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Late for Work 2/17: Possible Salary-Cap Cuts That Could Interest Ravens

Left: Free Agent Alshon Jeffery; Right: Free Agent Dee Ford

Pundits Don't Expect a Free Agent Spending Spree

We're one month away from the start of free agency, and there's already been plenty of speculation as to how the Ravens are going to operate.

If you go onto social media or any Ravens forum, you can find scenarios that link them to any of the big-name free agents set to hit the market. But Russell Street Report’s Todd Karpovich isn't betting on any splash signings.

"This is the time of the year where Ravens fans like to dream," Karpovich wrote. "They think about the potential free agents signing with the team or trade scenarios that would bring a big-time playmaker into the fold. … The Ravens, however, have never been huge players in the free-agent market. They've had several impact signing over the years, most notably with Michael McCrary, Shannon Sharpe, Anquan Boldin, Derrick Mason and Steve Smith, but the franchise relies more heavily on home-grown players.

"Some of the headliners this offseason include wide receivers Chris Godwin and Allen Robinson, defensive end J.J. Watt and linebacker Shaq Barrett. The Ravens might kick the tires on some of those players, but general manager Eric DeCosta is not going to break the bank in the free-agent market."

Karpovich said the Ravens are more focused on reaching extensions with their young core that includes Lamar Jackson, Mark Andrews, and Orlando Brown Jr. amid trade speculation.

Last offseason, the Ravens retained Matthew Judon on the franchise tag, signed Derek Wolfe to a one-year deal, and retained defensive pieces like Jimmy Smith, Jihad Ward, Anthony Levine Sr., and Justin Ellis.

The Ravens' biggest offseason move was acquiring Calais Campbell from the Jacksonville Jaguars, which only cost a fifth-round pick. Campbell did sign a reported two-year, $25 million contract upon the trade.

"Expect an efficient offseason from DeCosta and the Ravens, who have Super Bowl aspirations this upcoming season," Karpovich wrote. "The team is not going to sacrifice long-term success for short-term gratification. DeCosta is confident the team has the foundation to compete for multiple titles in the coming years."

With that in mind, The Athletic's Jeff Zrebiec looked at some potential salary-cap casualties the Ravens could target in free agency. With a shrunken cap, there will be more cuts than usual over the next month.

"The Ravens love compensatory picks," Zrebiec wrote. "Anyone with even a passing familiarity with how they go about their business knows that their decision-making during free agency is impacted significantly by the desire to secure and preserve compensatory picks.

"That's evident by how often they target players who become free agents after they were released by their previous teams. Such players don't factor into the compensatory formula, as 'true' free agents do."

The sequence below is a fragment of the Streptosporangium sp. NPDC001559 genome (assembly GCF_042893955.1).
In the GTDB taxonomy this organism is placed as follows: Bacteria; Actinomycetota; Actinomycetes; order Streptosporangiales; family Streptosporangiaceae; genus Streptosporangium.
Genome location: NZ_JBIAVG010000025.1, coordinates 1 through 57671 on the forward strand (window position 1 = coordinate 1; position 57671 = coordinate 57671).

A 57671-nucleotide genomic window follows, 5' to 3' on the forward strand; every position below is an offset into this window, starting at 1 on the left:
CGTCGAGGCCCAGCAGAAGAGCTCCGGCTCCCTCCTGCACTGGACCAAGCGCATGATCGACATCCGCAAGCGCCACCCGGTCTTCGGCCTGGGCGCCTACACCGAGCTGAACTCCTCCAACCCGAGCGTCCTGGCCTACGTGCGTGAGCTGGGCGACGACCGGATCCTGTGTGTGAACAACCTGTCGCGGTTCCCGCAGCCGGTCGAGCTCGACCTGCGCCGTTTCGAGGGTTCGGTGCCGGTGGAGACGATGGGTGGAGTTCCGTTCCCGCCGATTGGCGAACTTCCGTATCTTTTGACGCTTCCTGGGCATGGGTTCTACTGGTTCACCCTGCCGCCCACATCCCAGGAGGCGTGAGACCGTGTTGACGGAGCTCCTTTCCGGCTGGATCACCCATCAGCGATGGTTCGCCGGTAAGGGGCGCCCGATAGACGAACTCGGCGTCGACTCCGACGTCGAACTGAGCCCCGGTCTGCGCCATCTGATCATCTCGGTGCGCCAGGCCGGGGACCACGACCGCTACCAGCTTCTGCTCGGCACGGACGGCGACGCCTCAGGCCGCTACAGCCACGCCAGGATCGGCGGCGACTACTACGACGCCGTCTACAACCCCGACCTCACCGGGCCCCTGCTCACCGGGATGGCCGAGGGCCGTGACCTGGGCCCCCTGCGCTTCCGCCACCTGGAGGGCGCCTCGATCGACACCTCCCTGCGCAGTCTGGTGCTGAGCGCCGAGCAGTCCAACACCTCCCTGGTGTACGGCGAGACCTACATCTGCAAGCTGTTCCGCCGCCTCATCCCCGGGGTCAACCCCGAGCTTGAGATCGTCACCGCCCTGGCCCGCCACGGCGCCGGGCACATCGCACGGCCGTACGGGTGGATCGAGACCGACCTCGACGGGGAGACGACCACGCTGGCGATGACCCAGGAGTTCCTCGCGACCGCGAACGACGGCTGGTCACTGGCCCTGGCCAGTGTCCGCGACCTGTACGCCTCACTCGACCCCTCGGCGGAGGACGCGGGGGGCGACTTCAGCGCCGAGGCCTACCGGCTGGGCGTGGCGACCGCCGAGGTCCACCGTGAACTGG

Here's excerpts of some of the players Zrebiec highlighted:

WRJamison Crowder

"The New York Jets are projected to have nearly $70 million of salary-cap space, so they don't have to cut anyone, nevermind a player who has been their top offensive weapon the past two years. … Crowder has been extremely productive in the slot with 211 catches and 12 touchdowns over the past two seasons. He'd give the Ravens a little bit more dynamic playmaking ability than they have."

WRAlshon Jeffery

"Much has been made about the Ravens' need for a No. 1 receiver, and Alshon Jeffery isn't that guy. … Still, if he is healthy, he's the type of big, physical receiver the Ravens lack. The Ravens might not be able to afford the top free-agent receivers, so somebody like Jeffery could amount to a low-cost, high-upside flyer."

DEDee Ford

"If he became available, the Ravens would obviously have to be comfortable with his health. He's missed a lot of time during his career. That would probably keep his price down, too. The Ravens probably don't have the money to be shopping in the high-end outside linebacker market and yet they clearly need reinforcements at the position."

OGKevin Zeitler

"The Ravens know Zeitler well after he spent his first seven NFL seasons in the AFC North. They also are clearly in the market for veteran interior offensive linemen. Zeitler would be an upgrade at right guard and also a potential bridge option if a few of the Ravens' younger interior options aren't ready."

Daniel Jeremiah Projects a First-Round Safety

With a lot of the focus centered around the offense, recent mock drafts have the Ravens leaning defense in the first round.’s Daniel Jeremiah mocked TCU safety Trevon Moehrig to the Ravens while The Baltimore Sun’s Jonas Shaffer sees Tulsa linebacker Zaven Collins as an option.

"The Ravens have other needs to address, but the reason they're so successful is because they draft the best player available," Jeremiah wrote. "In this case, Moehrig fits the bill. He joins an extremely talented secondary."

The Ravens have two returning starters in Chuck Clark and DeShon Elliott at safety. But having previously worked with the Ravens as a scout, Jeremiah knows Baltimore's best-player-available mantra is something Baltimore follows. In this case, they'd be acquiring one of the draft's top safeties.